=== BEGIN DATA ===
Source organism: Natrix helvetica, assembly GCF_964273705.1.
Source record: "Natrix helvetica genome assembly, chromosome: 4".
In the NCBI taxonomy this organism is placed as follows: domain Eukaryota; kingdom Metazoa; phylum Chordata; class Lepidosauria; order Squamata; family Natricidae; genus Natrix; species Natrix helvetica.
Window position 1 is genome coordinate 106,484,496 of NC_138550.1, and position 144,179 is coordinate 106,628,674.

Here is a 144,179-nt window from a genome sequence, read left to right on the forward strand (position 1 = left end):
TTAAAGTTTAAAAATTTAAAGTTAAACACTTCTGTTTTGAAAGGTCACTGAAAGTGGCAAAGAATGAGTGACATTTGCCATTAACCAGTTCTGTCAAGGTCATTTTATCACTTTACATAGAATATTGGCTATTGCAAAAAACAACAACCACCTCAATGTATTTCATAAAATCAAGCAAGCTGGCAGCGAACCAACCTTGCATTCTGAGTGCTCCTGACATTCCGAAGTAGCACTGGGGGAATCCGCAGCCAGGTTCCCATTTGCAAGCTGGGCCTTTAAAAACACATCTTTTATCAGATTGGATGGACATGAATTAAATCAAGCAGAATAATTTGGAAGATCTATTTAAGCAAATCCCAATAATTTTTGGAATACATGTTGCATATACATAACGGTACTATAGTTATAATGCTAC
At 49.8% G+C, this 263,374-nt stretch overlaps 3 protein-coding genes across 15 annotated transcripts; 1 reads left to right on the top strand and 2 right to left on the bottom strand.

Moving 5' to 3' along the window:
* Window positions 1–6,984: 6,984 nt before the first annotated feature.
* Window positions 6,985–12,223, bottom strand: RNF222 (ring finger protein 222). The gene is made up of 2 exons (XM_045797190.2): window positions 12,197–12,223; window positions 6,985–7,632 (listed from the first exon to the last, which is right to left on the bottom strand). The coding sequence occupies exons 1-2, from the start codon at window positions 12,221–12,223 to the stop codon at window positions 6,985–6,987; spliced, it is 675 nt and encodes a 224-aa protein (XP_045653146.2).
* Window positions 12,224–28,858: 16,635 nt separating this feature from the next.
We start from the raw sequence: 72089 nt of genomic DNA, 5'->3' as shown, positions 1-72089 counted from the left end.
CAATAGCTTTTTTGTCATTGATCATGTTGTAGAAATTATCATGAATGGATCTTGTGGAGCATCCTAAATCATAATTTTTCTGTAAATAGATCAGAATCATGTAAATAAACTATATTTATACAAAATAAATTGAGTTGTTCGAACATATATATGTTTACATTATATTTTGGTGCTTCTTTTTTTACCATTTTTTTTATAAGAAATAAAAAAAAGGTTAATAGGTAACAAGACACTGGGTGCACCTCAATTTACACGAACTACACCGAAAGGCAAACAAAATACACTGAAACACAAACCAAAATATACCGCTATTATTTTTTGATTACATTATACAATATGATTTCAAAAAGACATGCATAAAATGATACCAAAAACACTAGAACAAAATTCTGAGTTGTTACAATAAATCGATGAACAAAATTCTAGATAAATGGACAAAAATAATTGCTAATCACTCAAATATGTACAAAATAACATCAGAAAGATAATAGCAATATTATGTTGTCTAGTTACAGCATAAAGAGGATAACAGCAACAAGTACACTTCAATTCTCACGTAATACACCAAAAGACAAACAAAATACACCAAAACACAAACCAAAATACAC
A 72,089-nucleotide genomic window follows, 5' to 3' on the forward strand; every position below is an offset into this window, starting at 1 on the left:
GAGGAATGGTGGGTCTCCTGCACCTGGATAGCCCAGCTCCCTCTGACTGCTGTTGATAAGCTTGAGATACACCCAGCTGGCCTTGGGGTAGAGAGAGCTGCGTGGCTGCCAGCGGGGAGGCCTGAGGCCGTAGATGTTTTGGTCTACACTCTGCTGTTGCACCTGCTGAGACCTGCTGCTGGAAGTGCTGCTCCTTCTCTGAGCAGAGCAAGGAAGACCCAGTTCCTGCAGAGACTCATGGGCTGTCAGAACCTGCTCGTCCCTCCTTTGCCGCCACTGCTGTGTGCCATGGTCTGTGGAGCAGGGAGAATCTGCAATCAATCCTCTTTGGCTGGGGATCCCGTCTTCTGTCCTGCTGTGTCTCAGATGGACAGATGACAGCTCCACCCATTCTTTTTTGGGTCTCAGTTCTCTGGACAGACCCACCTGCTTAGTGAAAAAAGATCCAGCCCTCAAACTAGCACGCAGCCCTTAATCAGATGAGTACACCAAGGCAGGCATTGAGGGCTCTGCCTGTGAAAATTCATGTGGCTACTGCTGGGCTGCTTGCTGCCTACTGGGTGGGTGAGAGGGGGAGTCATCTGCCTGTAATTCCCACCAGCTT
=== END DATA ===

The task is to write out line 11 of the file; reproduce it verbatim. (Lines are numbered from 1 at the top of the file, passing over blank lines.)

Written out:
* Window positions 12,224–28,858: 16,635 nt separating this feature from the next.